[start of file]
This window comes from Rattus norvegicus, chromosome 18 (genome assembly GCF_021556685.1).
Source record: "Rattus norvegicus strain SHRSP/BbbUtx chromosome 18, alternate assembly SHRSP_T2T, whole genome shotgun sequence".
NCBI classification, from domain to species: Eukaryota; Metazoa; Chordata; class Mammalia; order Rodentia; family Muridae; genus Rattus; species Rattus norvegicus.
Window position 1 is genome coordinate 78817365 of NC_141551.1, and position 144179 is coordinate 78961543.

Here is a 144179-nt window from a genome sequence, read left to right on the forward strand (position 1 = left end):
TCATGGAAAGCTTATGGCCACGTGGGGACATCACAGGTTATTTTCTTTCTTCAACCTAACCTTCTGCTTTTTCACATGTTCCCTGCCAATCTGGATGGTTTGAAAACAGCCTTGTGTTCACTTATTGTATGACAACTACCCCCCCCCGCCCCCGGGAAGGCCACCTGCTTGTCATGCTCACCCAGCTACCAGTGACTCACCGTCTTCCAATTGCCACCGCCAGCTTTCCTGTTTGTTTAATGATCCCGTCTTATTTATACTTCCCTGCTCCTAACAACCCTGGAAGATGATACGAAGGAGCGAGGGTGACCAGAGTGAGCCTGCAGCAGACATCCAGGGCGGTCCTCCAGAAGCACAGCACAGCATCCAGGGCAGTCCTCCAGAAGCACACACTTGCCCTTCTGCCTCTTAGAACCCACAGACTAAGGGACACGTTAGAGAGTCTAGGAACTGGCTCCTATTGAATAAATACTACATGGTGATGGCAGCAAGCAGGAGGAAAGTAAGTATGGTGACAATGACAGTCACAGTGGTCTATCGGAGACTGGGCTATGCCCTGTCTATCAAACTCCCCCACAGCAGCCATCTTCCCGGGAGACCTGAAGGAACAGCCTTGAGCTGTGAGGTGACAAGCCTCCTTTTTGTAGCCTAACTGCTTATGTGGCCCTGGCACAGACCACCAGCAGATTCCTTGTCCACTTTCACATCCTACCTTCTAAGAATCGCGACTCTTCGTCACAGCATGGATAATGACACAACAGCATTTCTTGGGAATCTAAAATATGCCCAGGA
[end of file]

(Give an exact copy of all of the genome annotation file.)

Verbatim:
This window comes from Rattus norvegicus, chromosome 18 (genome assembly GCF_021556685.1).
Source record: "Rattus norvegicus strain SHRSP/BbbUtx chromosome 18, alternate assembly SHRSP_T2T, whole genome shotgun sequence".
NCBI classification, from domain to species: Eukaryota; Metazoa; Chordata; class Mammalia; order Rodentia; family Muridae; genus Rattus; species Rattus norvegicus.
Window position 1 is genome coordinate 78817365 of NC_141551.1, and position 144179 is coordinate 78961543.

Here is a 144179-nt window from a genome sequence, read left to right on the forward strand (position 1 = left end):
TCATGGAAAGCTTATGGCCACGTGGGGACATCACAGGTTATTTTCTTTCTTCAACCTAACCTTCTGCTTTTTCACATGTTCCCTGCCAATCTGGATGGTTTGAAAACAGCCTTGTGTTCACTTATTGTATGACAACTACCCCCCCCCGCCCCCGGGAAGGCCACCTGCTTGTCATGCTCACCCAGCTACCAGTGACTCACCGTCTTCCAATTGCCACCGCCAGCTTTCCTGTTTGTTTAATGATCCCGTCTTATTTATACTTCCCTGCTCCTAACAACCCTGGAAGATGATACGAAGGAGCGAGGGTGACCAGAGTGAGCCTGCAGCAGACATCCAGGGCGGTCCTCCAGAAGCACAGCACAGCATCCAGGGCAGTCCTCCAGAAGCACACACTTGCCCTTCTGCCTCTTAGAACCCACAGACTAAGGGACACGTTAGAGAGTCTAGGAACTGGCTCCTATTGAATAAATACTACATGGTGATGGCAGCAAGCAGGAGGAAAGTAAGTATGGTGACAATGACAGTCACAGTGGTCTATCGGAGACTGGGCTATGCCCTGTCTATCAAACTCCCCCACAGCAGCCATCTTCCCGGGAGACCTGAAGGAACAGCCTTGAGCTGTGAGGTGACAAGCCTCCTTTTTGTAGCCTAACTGCTTATGTGGCCCTGGCACAGACCACCAGCAGATTCCTTGTCCACTTTCACATCCTACCTTCTAAGAATCGCGACTCTTCGTCACAGCATGGATAATGACACAACAGCATTTCTTGGGAATCTAAAATATGCCCAGGA